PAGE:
Saskatoon Transit says it has plan to fix broken-down buses

A recent wave of bus breakdowns will hopefully be over soon, according to Saskatoon Transit.

Transit says cold weather, lack of parts caused 24 buses to break down last week

Saskatoon Transit says it has a plan to deal with a wave of bus breakdowns that have stranded passengers this winter. (Chanss Lagaden/CBC)

A recent wave of bus breakdowns will hopefully be over soon, according to Saskatoon Transit.

On Wednesday, transit manager Jim McDonald announced a new plan to keep as many buses on the road as possible. Cold weather and an intense shortage of spare parts has meant a number of breakdowns, which means bus riders having to deal with long wait-times. 

"We are catching up," said McDonald. 

"We had a fairly large shipment of parts that came in yesterday and we have now sourced some replacement engines. So, it's a matter of getting those parts put into the buses and we'll have those back on the road."

Transit said that 27 of its buses were out of service on Friday, leading to cancellations on many routes that lasted for days. In a normal year, McDonald said transit has an average of five buses out of service on any given day.

At a city council meeting this week, McDonald was asked pointed questions about route cancellations and what was being done to solve the problem.

McDonald said spare parts have been very difficult to source lately, fuelled mainly by supply chain issues. The parts issues, combined with more weather-related breakdowns have meant more buses have been pulled off the road.

He said transit staff are doing their best to deal with the situation.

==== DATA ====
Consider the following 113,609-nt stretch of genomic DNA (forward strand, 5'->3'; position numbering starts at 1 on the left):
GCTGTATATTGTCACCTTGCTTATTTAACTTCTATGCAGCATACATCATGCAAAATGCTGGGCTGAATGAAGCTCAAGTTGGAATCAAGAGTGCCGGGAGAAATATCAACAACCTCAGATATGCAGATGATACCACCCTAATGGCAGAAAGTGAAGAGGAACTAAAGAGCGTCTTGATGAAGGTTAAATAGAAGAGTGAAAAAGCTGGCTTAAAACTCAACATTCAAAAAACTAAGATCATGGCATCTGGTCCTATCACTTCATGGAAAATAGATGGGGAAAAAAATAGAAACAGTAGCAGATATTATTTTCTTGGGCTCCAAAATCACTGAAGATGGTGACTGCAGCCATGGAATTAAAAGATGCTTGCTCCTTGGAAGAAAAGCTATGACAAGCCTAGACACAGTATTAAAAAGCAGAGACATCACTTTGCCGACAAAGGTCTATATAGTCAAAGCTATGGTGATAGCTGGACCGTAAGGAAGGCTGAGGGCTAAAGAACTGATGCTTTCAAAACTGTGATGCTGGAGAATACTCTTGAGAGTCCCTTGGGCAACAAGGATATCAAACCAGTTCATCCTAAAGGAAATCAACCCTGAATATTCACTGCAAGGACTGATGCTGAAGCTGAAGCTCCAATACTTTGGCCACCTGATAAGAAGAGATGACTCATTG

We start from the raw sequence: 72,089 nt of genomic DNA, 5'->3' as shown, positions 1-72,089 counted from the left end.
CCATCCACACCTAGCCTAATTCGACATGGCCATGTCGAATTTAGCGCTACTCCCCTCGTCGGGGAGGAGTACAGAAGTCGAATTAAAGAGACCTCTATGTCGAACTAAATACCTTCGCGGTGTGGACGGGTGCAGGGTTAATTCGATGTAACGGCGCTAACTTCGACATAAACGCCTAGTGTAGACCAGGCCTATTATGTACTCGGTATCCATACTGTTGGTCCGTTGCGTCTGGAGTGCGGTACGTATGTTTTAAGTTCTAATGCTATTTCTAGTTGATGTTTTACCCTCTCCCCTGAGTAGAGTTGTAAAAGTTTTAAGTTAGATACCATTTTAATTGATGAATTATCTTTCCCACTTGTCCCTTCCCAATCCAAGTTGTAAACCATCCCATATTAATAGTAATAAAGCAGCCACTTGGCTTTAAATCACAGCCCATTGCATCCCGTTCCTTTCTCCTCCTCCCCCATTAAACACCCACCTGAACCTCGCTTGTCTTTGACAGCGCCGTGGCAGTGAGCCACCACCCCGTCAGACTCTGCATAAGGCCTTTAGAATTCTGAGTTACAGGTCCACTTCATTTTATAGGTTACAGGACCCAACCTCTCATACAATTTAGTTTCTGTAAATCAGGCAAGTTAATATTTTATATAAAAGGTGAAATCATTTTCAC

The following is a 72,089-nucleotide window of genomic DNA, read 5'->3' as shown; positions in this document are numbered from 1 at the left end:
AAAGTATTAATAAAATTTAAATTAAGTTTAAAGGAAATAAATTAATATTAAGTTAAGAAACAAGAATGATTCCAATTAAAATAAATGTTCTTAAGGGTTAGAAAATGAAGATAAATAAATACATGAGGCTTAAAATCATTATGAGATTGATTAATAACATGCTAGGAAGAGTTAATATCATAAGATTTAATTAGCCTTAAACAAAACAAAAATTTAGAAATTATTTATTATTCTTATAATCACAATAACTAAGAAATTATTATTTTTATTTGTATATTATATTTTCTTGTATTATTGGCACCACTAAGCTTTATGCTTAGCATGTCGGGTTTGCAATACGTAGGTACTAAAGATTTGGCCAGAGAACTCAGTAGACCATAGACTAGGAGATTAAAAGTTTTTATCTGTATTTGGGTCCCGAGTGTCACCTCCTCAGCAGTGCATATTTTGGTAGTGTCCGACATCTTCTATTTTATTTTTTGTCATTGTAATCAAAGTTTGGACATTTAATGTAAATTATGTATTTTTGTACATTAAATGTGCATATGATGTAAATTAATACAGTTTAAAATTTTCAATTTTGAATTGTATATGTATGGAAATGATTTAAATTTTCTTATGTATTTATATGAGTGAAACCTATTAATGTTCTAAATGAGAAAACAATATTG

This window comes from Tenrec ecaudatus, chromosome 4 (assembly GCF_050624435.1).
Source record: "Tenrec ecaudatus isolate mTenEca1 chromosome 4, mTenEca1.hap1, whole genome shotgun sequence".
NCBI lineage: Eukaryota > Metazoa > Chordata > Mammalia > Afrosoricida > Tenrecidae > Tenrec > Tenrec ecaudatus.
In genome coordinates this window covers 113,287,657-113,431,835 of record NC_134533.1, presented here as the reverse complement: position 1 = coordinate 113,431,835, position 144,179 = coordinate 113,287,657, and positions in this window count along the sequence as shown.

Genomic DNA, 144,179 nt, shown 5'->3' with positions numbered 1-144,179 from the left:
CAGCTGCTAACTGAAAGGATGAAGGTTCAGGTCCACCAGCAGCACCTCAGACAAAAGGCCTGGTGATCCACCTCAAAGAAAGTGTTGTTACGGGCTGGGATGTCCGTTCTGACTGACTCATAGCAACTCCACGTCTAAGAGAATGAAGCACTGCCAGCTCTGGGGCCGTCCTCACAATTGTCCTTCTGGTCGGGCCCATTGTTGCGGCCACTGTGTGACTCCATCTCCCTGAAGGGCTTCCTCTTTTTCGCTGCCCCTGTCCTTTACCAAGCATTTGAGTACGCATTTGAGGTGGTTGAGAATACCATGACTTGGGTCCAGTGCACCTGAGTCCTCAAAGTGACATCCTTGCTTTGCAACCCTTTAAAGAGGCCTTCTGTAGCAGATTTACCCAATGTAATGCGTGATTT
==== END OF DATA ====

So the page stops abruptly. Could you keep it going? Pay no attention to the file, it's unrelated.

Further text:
"Our staff don't like to have things not working as well as they should," he said. 

"They're doing incredibly well under the circumstances and our people are doing an extremely good job of rolling with the punches."

Apart from the new arrival of spare parts, transit said it's sending more buses to private garages to speed up repairs. As well, buses with issues that don't include heating, steering and brakes are being put back on the road quicker.

The breakdowns have seriously inconvenienced people who rely on the bus. According to advocacy group Bus Riders of Saskatoon, many people have had to wait in the cold for long periods of time to catch their bus.

McDonald acknowledged that the city's aging bus fleet is not helping the situation. McDonald said the last time the city bought new buses was in 2019 and this year, the average age of buses will creep up to around nine-and-a-half years.

"That is a significant issue," he said.

"Not having newer buses coming into the fleet that actually does pose a fairly significant issue."

While the City of Saskatoon has been in discussion with the provincial and federal government on creating a bus rapid transit system that would require the purchase of new buses, no formal talks have started yet.

Meanwhile, Saskatoon Transit asked bus riders to check for service alerts at least an hour before they travel. As well, they're being asked to check the transit app, which is regularly updated with service disruption information.


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